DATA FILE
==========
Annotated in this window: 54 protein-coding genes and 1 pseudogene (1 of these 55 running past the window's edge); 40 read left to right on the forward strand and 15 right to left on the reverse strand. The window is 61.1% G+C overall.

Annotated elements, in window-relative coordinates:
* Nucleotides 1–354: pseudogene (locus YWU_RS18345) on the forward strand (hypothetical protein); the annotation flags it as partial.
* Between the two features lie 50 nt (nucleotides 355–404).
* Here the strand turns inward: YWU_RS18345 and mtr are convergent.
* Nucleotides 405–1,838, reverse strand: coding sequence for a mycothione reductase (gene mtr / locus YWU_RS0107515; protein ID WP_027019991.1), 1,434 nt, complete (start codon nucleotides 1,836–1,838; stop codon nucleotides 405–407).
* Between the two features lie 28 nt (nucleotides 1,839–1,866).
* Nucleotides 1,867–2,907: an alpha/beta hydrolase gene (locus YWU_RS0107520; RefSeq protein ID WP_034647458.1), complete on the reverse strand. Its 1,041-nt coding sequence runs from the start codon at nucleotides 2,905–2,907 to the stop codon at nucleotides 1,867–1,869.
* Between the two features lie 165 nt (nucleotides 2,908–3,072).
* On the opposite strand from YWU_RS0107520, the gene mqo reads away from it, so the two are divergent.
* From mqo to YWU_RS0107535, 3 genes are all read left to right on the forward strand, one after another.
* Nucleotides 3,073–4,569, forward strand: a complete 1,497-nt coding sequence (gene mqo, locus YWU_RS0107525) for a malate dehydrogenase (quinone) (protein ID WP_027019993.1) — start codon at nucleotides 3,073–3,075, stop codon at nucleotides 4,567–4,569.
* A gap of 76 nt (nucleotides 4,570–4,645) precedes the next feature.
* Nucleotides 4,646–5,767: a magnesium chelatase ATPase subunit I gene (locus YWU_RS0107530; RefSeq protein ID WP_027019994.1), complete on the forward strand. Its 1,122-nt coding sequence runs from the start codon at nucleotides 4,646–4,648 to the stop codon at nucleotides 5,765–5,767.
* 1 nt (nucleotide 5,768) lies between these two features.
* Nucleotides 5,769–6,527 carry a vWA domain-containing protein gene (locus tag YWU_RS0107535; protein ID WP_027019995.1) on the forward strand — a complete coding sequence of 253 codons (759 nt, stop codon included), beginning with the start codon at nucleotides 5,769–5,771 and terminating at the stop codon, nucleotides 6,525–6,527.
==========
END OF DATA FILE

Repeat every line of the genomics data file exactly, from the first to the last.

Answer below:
Annotated in this window: 54 protein-coding genes and 1 pseudogene (1 of these 55 running past the window's edge); 40 read left to right on the forward strand and 15 right to left on the reverse strand. The window is 61.1% G+C overall.

Annotated elements, in window-relative coordinates:
* Nucleotides 1–354: pseudogene (locus YWU_RS18345) on the forward strand (hypothetical protein); the annotation flags it as partial.
* Between the two features lie 50 nt (nucleotides 355–404).
* Here the strand turns inward: YWU_RS18345 and mtr are convergent.
* Nucleotides 405–1,838, reverse strand: coding sequence for a mycothione reductase (gene mtr / locus YWU_RS0107515; protein ID WP_027019991.1), 1,434 nt, complete (start codon nucleotides 1,836–1,838; stop codon nucleotides 405–407).
* Between the two features lie 28 nt (nucleotides 1,839–1,866).
* Nucleotides 1,867–2,907: an alpha/beta hydrolase gene (locus YWU_RS0107520; RefSeq protein ID WP_034647458.1), complete on the reverse strand. Its 1,041-nt coding sequence runs from the start codon at nucleotides 2,905–2,907 to the stop codon at nucleotides 1,867–1,869.
* Between the two features lie 165 nt (nucleotides 2,908–3,072).
* On the opposite strand from YWU_RS0107520, the gene mqo reads away from it, so the two are divergent.
* From mqo to YWU_RS0107535, 3 genes are all read left to right on the forward strand, one after another.
* Nucleotides 3,073–4,569, forward strand: a complete 1,497-nt coding sequence (gene mqo, locus YWU_RS0107525) for a malate dehydrogenase (quinone) (protein ID WP_027019993.1) — start codon at nucleotides 3,073–3,075, stop codon at nucleotides 4,567–4,569.
* A gap of 76 nt (nucleotides 4,570–4,645) precedes the next feature.
* Nucleotides 4,646–5,767: a magnesium chelatase ATPase subunit I gene (locus YWU_RS0107530; RefSeq protein ID WP_027019994.1), complete on the forward strand. Its 1,122-nt coding sequence runs from the start codon at nucleotides 4,646–4,648 to the stop codon at nucleotides 5,765–5,767.
* 1 nt (nucleotide 5,768) lies between these two features.
* Nucleotides 5,769–6,527 carry a vWA domain-containing protein gene (locus tag YWU_RS0107535; protein ID WP_027019995.1) on the forward strand — a complete coding sequence of 253 codons (759 nt, stop codon included), beginning with the start codon at nucleotides 5,769–5,771 and terminating at the stop codon, nucleotides 6,525–6,527.